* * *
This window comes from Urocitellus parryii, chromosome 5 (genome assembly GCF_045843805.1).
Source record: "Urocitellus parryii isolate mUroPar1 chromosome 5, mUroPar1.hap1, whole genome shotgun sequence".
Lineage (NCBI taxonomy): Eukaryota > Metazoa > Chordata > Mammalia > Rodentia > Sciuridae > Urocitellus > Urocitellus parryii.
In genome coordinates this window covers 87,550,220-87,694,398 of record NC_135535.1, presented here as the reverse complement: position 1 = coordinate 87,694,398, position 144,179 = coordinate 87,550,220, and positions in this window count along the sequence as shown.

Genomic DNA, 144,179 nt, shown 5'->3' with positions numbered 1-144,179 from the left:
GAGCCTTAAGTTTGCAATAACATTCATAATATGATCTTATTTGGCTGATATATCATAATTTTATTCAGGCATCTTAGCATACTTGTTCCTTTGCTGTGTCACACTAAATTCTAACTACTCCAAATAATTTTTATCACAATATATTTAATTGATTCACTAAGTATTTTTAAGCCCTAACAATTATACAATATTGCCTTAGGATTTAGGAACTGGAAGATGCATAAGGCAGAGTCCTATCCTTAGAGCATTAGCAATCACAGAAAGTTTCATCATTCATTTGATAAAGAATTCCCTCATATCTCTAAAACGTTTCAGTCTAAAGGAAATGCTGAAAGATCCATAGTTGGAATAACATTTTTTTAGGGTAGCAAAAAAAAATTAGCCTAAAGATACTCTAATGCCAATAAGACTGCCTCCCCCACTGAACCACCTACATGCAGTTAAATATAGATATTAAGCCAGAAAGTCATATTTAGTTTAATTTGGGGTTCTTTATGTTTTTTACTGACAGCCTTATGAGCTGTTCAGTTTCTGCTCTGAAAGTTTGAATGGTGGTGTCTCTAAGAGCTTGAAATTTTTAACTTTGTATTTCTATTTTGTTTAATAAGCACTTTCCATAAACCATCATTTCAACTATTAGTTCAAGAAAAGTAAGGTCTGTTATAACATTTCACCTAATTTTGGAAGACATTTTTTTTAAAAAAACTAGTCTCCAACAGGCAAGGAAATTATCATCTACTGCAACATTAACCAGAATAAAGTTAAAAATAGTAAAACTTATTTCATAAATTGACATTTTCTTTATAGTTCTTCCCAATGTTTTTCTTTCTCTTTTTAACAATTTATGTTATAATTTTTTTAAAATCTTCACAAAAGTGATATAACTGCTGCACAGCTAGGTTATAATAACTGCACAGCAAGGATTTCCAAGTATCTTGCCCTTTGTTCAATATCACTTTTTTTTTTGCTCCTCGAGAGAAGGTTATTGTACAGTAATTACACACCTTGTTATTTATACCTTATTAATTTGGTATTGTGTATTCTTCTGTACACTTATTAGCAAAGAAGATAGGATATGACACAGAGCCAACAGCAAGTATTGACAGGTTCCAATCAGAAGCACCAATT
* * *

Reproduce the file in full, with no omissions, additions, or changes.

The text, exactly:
This window comes from Urocitellus parryii, chromosome 5 (genome assembly GCF_045843805.1).
Source record: "Urocitellus parryii isolate mUroPar1 chromosome 5, mUroPar1.hap1, whole genome shotgun sequence".
Lineage (NCBI taxonomy): Eukaryota > Metazoa > Chordata > Mammalia > Rodentia > Sciuridae > Urocitellus > Urocitellus parryii.
In genome coordinates this window covers 87,550,220-87,694,398 of record NC_135535.1, presented here as the reverse complement: position 1 = coordinate 87,694,398, position 144,179 = coordinate 87,550,220, and positions in this window count along the sequence as shown.

Genomic DNA, 144,179 nt, shown 5'->3' with positions numbered 1-144,179 from the left:
GAGCCTTAAGTTTGCAATAACATTCATAATATGATCTTATTTGGCTGATATATCATAATTTTATTCAGGCATCTTAGCATACTTGTTCCTTTGCTGTGTCACACTAAATTCTAACTACTCCAAATAATTTTTATCACAATATATTTAATTGATTCACTAAGTATTTTTAAGCCCTAACAATTATACAATATTGCCTTAGGATTTAGGAACTGGAAGATGCATAAGGCAGAGTCCTATCCTTAGAGCATTAGCAATCACAGAAAGTTTCATCATTCATTTGATAAAGAATTCCCTCATATCTCTAAAACGTTTCAGTCTAAAGGAAATGCTGAAAGATCCATAGTTGGAATAACATTTTTTTAGGGTAGCAAAAAAAAATTAGCCTAAAGATACTCTAATGCCAATAAGACTGCCTCCCCCACTGAACCACCTACATGCAGTTAAATATAGATATTAAGCCAGAAAGTCATATTTAGTTTAATTTGGGGTTCTTTATGTTTTTTACTGACAGCCTTATGAGCTGTTCAGTTTCTGCTCTGAAAGTTTGAATGGTGGTGTCTCTAAGAGCTTGAAATTTTTAACTTTGTATTTCTATTTTGTTTAATAAGCACTTTCCATAAACCATCATTTCAACTATTAGTTCAAGAAAAGTAAGGTCTGTTATAACATTTCACCTAATTTTGGAAGACATTTTTTTTAAAAAAACTAGTCTCCAACAGGCAAGGAAATTATCATCTACTGCAACATTAACCAGAATAAAGTTAAAAATAGTAAAACTTATTTCATAAATTGACATTTTCTTTATAGTTCTTCCCAATGTTTTTCTTTCTCTTTTTAACAATTTATGTTATAATTTTTTTAAAATCTTCACAAAAGTGATATAACTGCTGCACAGCTAGGTTATAATAACTGCACAGCAAGGATTTCCAAGTATCTTGCCCTTTGTTCAATATCACTTTTTTTTTTGCTCCTCGAGAGAAGGTTATTGTACAGTAATTACACACCTTGTTATTTATACCTTATTAATTTGGTATTGTGTATTCTTCTGTACACTTATTAGCAAAGAAGATAGGATATGACACAGAGCCAACAGCAAGTATTGACAGGTTCCAATCAGAAGCACCAATT